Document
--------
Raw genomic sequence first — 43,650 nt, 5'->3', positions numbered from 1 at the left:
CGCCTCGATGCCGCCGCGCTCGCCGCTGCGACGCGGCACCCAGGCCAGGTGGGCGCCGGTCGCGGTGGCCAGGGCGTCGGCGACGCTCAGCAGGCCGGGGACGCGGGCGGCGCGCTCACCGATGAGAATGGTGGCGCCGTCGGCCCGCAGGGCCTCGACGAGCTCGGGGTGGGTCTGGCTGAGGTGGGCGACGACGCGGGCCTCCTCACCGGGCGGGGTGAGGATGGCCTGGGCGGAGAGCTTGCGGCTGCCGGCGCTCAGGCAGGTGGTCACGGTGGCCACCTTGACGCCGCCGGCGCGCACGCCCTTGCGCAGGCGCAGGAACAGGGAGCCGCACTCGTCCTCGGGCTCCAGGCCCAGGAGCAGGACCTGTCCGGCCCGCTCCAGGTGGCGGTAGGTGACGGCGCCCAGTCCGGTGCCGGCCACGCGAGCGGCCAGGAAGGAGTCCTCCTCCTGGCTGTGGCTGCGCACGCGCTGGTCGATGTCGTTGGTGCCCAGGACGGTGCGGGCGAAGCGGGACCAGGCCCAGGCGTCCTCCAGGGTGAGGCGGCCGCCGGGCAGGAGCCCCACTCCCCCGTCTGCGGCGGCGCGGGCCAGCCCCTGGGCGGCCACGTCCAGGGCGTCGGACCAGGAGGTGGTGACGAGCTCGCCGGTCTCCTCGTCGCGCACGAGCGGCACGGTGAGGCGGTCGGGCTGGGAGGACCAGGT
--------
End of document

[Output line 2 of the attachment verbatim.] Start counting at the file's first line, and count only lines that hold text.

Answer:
CGCCTCGATGCCGCCGCGCTCGCCGCTGCGACGCGGCACCCAGGCCAGGTGGGCGCCGGTCGCGGTGGCCAGGGCGTCGGCGACGCTCAGCAGGCCGGGGACGCGGGCGGCGCGCTCACCGATGAGAATGGTGGCGCCGTCGGCCCGCAGGGCCTCGACGAGCTCGGGGTGGGTCTGGCTGAGGTGGGCGACGACGCGGGCCTCCTCACCGGGCGGGGTGAGGATGGCCTGGGCGGAGAGCTTGCGGCTGCCGGCGCTCAGGCAGGTGGTCACGGTGGCCACCTTGACGCCGCCGGCGCGCACGCCCTTGCGCAGGCGCAGGAACAGGGAGCCGCACTCGTCCTCGGGCTCCAGGCCCAGGAGCAGGACCTGTCCGGCCCGCTCCAGGTGGCGGTAGGTGACGGCGCCCAGTCCGGTGCCGGCCACGCGAGCGGCCAGGAAGGAGTCCTCCTCCTGGCTGTGGCTGCGCACGCGCTGGTCGATGTCGTTGGTGCCCAGGACGGTGCGGGCGAAGCGGGACCAGGCCCAGGCGTCCTCCAGGGTGAGGCGGCCGCCGGGCAGGAGCCCCACTCCCCCGTCTGCGGCGGCGCGGGCCAGCCCCTGGGCGGCCACGTCCAGGGCGTCGGACCAGGAGGTGGTGACGAGCTCGCCGGTCTCCTCGTCGCGCACGAGCGGCACGGTGAGGCGGTCGGGCTGGGAGGACCAGGT